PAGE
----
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Lab Gas Price Bulletin April 2018

Helium supply is under pressure and labs are already struggling to secure their usual allocation.

Since the Qatar embargo caused a helium supply shortage in June 2017 the U.S Bureau of Land Management (BLM), which controls around 50% of the global helium supply, has been allocating crude helium feedgas to helium refining facilities.

As a result, some helium distributors are limiting supplies of helium to US customers, including operators of scientific instruments, with some US scientists claiming that they are only able to secure 75% of their usual supply.

Linde, one of the major industrial gas firms, has stated that due to the allocations of helium from the BLM, it is now limiting helium supply to its customers in a “fair and reasonable way.”

increasing chart

Pressures on the global helium supply chain are increasing

Helium allocations aren’t the only force putting pressure on the helium supply chain. Helium demand has been growing in 2018 as all of the major economies are in growth mode, resulting in an uptake in demand. BLM’s field Manager, Samuel Burton, has said that the bureau is “seeing increased demand by federal agencies, including the National Aeronautics & Space Administration,” for the finite resource. As federal agencies take precedence over private companies, Burton says that private enterprises “will not get as much as they might want.”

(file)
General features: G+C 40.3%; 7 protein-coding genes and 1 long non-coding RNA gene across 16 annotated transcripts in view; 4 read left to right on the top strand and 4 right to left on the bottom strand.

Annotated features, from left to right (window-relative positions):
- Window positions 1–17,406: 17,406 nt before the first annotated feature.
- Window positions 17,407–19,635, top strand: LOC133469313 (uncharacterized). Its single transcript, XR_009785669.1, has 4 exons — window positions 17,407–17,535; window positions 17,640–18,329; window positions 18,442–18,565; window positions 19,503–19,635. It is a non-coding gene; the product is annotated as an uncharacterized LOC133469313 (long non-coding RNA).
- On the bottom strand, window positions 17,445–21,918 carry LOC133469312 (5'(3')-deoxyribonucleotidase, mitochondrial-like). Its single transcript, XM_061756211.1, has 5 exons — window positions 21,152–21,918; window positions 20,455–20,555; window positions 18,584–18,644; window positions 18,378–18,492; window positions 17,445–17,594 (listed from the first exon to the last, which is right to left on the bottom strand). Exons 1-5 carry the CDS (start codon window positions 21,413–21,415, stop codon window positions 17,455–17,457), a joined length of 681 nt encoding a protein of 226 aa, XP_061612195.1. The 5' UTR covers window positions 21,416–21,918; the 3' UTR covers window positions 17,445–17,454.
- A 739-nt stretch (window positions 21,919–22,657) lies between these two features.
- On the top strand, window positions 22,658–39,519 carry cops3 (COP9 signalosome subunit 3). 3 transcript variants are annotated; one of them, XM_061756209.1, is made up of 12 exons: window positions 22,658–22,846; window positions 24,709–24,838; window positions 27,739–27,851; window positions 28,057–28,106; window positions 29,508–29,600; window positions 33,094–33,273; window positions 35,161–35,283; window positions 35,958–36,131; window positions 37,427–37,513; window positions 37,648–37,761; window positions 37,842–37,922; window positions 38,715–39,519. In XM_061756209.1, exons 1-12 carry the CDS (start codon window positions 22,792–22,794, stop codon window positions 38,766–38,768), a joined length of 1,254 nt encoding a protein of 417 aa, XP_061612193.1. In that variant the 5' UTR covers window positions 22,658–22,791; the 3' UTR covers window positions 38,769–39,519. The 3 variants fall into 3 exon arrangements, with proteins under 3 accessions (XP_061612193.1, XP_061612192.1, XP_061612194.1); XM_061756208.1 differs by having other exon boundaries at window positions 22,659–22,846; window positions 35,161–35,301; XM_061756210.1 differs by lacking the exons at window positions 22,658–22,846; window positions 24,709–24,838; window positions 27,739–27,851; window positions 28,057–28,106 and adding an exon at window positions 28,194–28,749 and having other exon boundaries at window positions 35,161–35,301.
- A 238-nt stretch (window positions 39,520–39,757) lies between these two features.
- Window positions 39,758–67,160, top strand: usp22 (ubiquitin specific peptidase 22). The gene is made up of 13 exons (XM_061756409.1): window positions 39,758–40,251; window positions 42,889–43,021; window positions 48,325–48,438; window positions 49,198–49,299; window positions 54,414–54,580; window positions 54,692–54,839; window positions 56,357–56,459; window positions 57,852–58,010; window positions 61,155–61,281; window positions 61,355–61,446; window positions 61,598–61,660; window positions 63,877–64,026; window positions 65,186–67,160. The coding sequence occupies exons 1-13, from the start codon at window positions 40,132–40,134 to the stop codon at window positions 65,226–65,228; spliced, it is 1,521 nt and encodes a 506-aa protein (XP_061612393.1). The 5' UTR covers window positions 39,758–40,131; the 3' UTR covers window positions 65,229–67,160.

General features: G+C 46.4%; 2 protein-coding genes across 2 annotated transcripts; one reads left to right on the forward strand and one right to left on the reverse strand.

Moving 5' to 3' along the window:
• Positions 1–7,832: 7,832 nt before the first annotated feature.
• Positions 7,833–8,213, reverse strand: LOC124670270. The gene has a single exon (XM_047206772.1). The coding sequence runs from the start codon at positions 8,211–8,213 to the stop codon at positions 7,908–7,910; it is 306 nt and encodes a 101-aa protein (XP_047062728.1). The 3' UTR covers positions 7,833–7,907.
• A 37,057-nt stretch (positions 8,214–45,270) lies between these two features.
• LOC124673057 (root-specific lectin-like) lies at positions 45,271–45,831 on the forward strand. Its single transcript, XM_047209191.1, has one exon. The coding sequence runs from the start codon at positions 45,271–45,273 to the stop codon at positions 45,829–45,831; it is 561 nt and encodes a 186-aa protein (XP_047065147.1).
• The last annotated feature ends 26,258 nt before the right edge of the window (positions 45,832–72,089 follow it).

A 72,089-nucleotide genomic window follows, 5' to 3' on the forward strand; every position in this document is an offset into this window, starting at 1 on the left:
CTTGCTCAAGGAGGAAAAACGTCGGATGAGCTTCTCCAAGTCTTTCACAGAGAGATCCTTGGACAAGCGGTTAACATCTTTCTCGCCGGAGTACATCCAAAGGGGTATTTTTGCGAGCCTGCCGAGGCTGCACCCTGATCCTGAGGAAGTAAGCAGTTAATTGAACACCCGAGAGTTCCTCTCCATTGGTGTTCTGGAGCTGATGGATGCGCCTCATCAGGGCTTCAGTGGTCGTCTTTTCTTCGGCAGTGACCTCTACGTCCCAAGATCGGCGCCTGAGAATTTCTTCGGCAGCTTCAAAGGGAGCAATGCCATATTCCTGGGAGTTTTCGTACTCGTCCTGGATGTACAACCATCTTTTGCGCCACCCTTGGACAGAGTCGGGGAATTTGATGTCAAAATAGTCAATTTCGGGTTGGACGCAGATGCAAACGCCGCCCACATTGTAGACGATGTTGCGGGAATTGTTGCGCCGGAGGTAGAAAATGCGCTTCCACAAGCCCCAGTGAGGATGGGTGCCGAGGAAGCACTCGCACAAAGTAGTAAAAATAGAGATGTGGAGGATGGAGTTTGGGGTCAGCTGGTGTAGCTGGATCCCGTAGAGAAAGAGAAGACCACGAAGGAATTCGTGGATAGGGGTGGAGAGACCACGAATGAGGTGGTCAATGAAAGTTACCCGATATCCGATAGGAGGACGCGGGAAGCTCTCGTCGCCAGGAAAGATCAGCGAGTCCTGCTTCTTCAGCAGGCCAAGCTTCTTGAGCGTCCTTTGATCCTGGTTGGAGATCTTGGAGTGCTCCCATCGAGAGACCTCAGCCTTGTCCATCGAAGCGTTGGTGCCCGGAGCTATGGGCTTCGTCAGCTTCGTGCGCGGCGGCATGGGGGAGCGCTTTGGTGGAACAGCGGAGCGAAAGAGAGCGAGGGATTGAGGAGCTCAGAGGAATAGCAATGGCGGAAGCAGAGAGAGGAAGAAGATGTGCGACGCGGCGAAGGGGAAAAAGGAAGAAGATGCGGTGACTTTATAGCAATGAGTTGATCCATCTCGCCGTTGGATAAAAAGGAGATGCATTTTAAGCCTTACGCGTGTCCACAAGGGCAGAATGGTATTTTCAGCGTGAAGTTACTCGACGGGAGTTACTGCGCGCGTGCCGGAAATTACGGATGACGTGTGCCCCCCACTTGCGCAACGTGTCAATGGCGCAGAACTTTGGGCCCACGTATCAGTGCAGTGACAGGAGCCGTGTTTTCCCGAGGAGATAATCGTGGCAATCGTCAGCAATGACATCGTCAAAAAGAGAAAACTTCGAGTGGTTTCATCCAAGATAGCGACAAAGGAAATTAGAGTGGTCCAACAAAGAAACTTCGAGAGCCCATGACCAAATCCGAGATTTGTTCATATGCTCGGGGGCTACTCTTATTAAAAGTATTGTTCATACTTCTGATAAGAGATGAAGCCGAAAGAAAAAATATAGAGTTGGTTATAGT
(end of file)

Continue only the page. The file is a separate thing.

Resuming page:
Helium supply is also affected by shortfalls at some other helium supply sources and by delays of new sources, such as the Qatar 3 helium plant, which were expected to enter the market this year.

Helium prices increased yet again at the beginning of the year and, with the pressure the supply chain is currently experiencing with demand outstripping supply, it is likely that prices will increase further before the year is out. 2018 isn’t shaping up to be a good year for helium end users.

The situation may look bleak for those labs which depend on it for their GC analysis, but there is an alternative available. For GC carrier gas, hydrogen offers laboratories an equivalent level of sensitivity to helium but allows for faster speed of analysis, leading to an overall improvement in workflow. Unlike helium, a finite resource which evaporates into the atmosphere upon use, hydrogen is sustainable and can be generated on demand using a gas generator, so its price is never subject to market influence as it is not a traded commodity. Switching from bottled helium supply to a hydrogen gas generator does not only ensure an uninterrupted supply of GC carrier gas, it also brings many safety and time-saving benefits to laboratories where staff no longer have to monitor, change and transport heavy and cumbersome gas cylinders so its worthwhile for lab users to check if their method has been written using hydrogen as carrier gas.

To learn about switching from helium to hydrogen    


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bmcbride - 27/04/2018 09:46
Hi John,

Thank you for your comment, I'm glad you found this blog useful. We made a conscious decision not to use eBooks for this information as we want the information to be widely accessible free of charge.
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